Training session

Much Googling later and I had failed to turn up any details. The internet seemed to be devoid of any information about the incident.  The casualties don’t seem to be on any Cardiff memorials and neither could I find them mentioned in the newspapers, which isn’t too surprising given the censorship in place at the time.  The civilian casualties of the Cardiff blitz bombings are listed but of course these were military victims and don’t appear on that list.  I tried looking at the Commonwealth War Graves Commission (CWGC) records but again drew a blank.  Then, last weekend I happened upon a folder on the Cardiff blitz in Cathays library and in there was a copy of a letter to the South Wales Echo in 1997 recalling the same incident.

Newspaper Article on Colchester Avenue WAAF Victims

The letter provided a lot of leads.  It pretty much mirrored what I had been told a few months earlier but not only did it list the names of the casualties and the injured but also information about a book written by a WAAF officer, Muriel Pusham, who was stationed at Cardiff Castle and one of the first on the scene afterwards.

WAAF Training

Training session for the WAAF balloon operators.

Now armed with names I could do a lot more research.  Three of the four women named in the letter  I found listed on the CWGC website.  It soon became clear why I hadn’t found them earlier.   There was no mention of Cardiff on their records.  I discovered that their bodies, rather than being buried at Cathays cemetery, were transported back to their home towns and buried there. Also, having found their names I could find their squadrons and more information about what happened on the night.  This is what I discovered:

  • 18/5  02.31
    The barrage was flying at 500′ when a “stand-by” followed by a “shine” at 02.34 was received from the Balloon Officer, 10 Fighter Group.
  • 18/5  02.41 to 03.35
    E/A attacked at varying heights from 1000′ to 10,000′ dropping flares, IB and HE.  At approximately 03.10 hours site 53/18 received a direct hit from an HE bomb which killed three WAAF balloon operators. Mary Askell (sic), Betty Stannard and Paddy (sic) Brand and wounded four others, Terry David, Cpl Lilian Ellis, Marjorie Oates and Betty Reynolds.  These were the first war casualties sustained by the Squadron.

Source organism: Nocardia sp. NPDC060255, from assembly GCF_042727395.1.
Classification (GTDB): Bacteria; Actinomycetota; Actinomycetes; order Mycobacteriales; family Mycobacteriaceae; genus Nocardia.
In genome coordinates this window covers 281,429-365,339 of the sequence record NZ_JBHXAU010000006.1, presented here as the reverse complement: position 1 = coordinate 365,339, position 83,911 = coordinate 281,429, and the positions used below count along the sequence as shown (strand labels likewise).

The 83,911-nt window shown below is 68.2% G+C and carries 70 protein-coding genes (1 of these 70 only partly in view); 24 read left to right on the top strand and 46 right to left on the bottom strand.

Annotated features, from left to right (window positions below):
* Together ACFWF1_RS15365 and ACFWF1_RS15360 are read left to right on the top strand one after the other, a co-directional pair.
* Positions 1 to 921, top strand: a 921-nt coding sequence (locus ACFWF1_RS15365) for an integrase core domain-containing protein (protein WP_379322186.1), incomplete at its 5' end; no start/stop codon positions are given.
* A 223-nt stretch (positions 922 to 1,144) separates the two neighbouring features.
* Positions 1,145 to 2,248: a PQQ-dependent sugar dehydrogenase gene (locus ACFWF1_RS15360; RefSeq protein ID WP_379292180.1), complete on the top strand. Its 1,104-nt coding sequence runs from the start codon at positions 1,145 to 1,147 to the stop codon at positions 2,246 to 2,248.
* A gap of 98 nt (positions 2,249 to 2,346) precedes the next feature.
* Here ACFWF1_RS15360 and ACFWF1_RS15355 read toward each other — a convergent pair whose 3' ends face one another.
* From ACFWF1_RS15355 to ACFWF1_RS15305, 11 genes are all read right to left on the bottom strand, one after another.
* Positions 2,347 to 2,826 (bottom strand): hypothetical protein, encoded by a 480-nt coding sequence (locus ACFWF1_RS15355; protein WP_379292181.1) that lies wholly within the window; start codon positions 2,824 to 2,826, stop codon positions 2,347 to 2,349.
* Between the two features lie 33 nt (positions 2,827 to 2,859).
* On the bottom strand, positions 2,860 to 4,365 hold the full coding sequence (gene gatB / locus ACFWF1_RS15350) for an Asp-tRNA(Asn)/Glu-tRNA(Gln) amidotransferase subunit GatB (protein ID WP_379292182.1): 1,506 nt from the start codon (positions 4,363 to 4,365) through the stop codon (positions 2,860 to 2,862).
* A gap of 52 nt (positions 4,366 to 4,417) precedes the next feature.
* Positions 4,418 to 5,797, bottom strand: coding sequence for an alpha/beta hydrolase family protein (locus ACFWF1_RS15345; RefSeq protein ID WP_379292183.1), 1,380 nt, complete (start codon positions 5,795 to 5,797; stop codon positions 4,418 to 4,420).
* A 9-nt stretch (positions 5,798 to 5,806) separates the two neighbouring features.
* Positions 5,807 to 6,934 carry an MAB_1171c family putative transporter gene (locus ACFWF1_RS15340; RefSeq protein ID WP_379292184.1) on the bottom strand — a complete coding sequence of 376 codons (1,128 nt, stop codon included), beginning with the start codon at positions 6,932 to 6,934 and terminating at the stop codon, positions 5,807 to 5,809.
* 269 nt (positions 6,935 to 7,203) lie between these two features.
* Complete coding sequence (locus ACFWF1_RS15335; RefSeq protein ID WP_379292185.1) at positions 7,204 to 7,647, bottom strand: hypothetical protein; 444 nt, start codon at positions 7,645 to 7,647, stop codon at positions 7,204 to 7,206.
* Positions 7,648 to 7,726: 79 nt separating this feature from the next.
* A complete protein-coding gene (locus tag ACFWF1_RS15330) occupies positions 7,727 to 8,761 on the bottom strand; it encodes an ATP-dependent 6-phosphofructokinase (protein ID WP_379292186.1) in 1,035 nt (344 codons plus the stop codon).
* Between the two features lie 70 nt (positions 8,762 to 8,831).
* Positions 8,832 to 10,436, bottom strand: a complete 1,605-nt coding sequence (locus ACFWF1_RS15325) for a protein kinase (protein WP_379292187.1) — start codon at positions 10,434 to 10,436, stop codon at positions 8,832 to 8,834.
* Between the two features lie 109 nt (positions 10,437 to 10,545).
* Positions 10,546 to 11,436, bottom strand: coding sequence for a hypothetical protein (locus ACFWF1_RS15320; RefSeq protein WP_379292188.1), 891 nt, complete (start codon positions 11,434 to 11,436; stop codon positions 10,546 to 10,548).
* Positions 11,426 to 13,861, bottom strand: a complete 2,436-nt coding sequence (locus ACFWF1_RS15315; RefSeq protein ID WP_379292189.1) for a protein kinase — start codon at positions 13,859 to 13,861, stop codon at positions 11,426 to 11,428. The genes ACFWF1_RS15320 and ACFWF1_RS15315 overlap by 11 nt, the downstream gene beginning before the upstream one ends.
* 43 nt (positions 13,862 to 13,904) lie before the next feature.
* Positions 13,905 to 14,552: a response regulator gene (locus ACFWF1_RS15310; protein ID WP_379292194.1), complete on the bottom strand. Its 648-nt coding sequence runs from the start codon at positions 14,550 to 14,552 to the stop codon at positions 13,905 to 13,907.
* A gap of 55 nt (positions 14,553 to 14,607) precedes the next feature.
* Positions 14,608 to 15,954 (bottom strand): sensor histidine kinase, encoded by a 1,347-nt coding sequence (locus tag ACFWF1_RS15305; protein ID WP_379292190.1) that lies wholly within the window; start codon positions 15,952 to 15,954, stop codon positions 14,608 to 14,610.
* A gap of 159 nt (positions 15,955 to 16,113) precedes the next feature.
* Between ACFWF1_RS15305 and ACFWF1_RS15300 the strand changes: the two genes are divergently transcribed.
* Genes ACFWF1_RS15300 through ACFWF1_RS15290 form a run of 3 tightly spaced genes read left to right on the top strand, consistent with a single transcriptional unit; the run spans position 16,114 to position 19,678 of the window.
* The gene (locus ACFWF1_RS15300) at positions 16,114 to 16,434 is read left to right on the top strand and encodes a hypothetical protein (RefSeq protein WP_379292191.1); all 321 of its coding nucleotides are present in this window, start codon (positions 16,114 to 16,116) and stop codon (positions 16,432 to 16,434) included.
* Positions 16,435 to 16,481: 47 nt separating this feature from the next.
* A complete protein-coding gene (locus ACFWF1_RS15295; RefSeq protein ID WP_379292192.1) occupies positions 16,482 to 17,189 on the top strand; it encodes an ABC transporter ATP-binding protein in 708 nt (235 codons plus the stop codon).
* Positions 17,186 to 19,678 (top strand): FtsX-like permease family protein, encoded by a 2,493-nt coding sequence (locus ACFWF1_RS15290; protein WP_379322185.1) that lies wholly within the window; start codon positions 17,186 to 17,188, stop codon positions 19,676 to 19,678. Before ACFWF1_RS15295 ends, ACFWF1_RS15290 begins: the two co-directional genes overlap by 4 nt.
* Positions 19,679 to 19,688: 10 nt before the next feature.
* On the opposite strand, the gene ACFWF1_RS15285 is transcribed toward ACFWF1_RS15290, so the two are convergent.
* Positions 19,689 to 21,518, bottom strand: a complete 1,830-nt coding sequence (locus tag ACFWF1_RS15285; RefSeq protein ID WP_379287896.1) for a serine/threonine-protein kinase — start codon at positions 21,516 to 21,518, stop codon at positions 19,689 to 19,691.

• 20TH MAY 1943
    The remains of three casualties, left for their respective homes. Each coffin accompanied by a W.A.A.F. Officer and N.C.O.

WAAF Balloon Squadron inspection

 

This is what I have been able to find out about the victims:

HELEN ROSS BRAND

Aircraftwoman 1st Class, 953 Balloon Squadron, Women’s Auxiliary Air Force (Service Number 2116411)

Helen Ross Brand was born in 1922 in Keith, Scotland to John Brand and Jessie Ross Brand nee Lobban. She died aged 20. She is buried in Keith (Broomhill) cemetery in Scotland (section B, grave 28). She is also remembered on the Keith War Memorial.  The newspaper article  reporting her death wrote she was due to be married in three weeks to a RAF Cadet.

Keith War Memorial Helen Ross Brand

MARY MACASKILL

Leading Aircraftwoman, 953 Balloon Squadron, Women’s Auxiliary Air Force (Service No: 2045888)

Mary MacAskill grave headstone

Mary MacAskill was born in c1921 to Norman and Joan MacAskill of Culrain, Scotland. Prior to enlising in 1942 she was training to be a nurse. She died aged 22.  She is buried at Kincardine Cemetery, Ross and Cromarty (grave 166) in Scotland. She is also remembered on the Ardgay War Memorial.

 

 

 

 

BETTY MARY STANNARD

Leading Aircraftwoman, 953 Balloon Squadron, Women’s Auxiliary Air Force (Service Number 2068971)

Betty Stannard Grave

Betty Mary Stannard was born in Kent in 1922 to Albert James Stannard, an Estate worker from Monkton, Kent,  and Mary Eleanor Stannard nee Williams. (Her father Albert worked on the estate belonging  to Collingwood ‘Cherry’ Ingram, ornithologist and plant collector and son of Sir William Ingram, owner of London Illustrated News).   She died aged 21. She is buried at St George’s in Benenden, Kent (grave reference : Row 13. Grave 59).  Betty Mary Stannard is commemorated on the Benenden War Memorial in Kent.

 

I have added their names to the Roath ‘Virtual’ War Memorial which now has almost 100 names on it, but a lot more to add.

 

Location

I examined old maps to see if I could work out exactly where the incident occurred.  I recall the caretaker’s house in Lady Margaret’s / Howardian school but it wasn’t necessarily rebuilt in the same place as the one that had been bombed.  On one of the old maps there are ‘ruins’ mentioned.  I wonder if this was the site.  If that’s the case then it would be on what is now Hammond Way, not far from the Colchester Avenue junction.  I am guessing this barrage balloon site was chosen to try and protect Roath Power Station from being bombed.

Ruin mentioned

 

Cardiff had quite a lot of barrage balloon sites across the city. They were also flown from Splott park, Cathays park and Roath park recreation ground.  I have read recently that the balloons were made and maintained at a base in Ely.

30441668_1676251789155099_8956204798797938688_n

Barrage balloon flying over Roath Park Recreation Ground – 1939

 

We All Wore Blue: Experiences in the WAAF by Muriel Gane Pushman

We all wore blue

This book adds some interesting memories to the incident described above though also contains some mysteries and be warned some gory bits.  The author was stationed in various parts of the country during her WAAF career so not all the book is about her time in Cardiff.

She describes there being eight balloon sites in Cardiff, ‘one being in the centre of the docks, the famous Tiger Bay area.’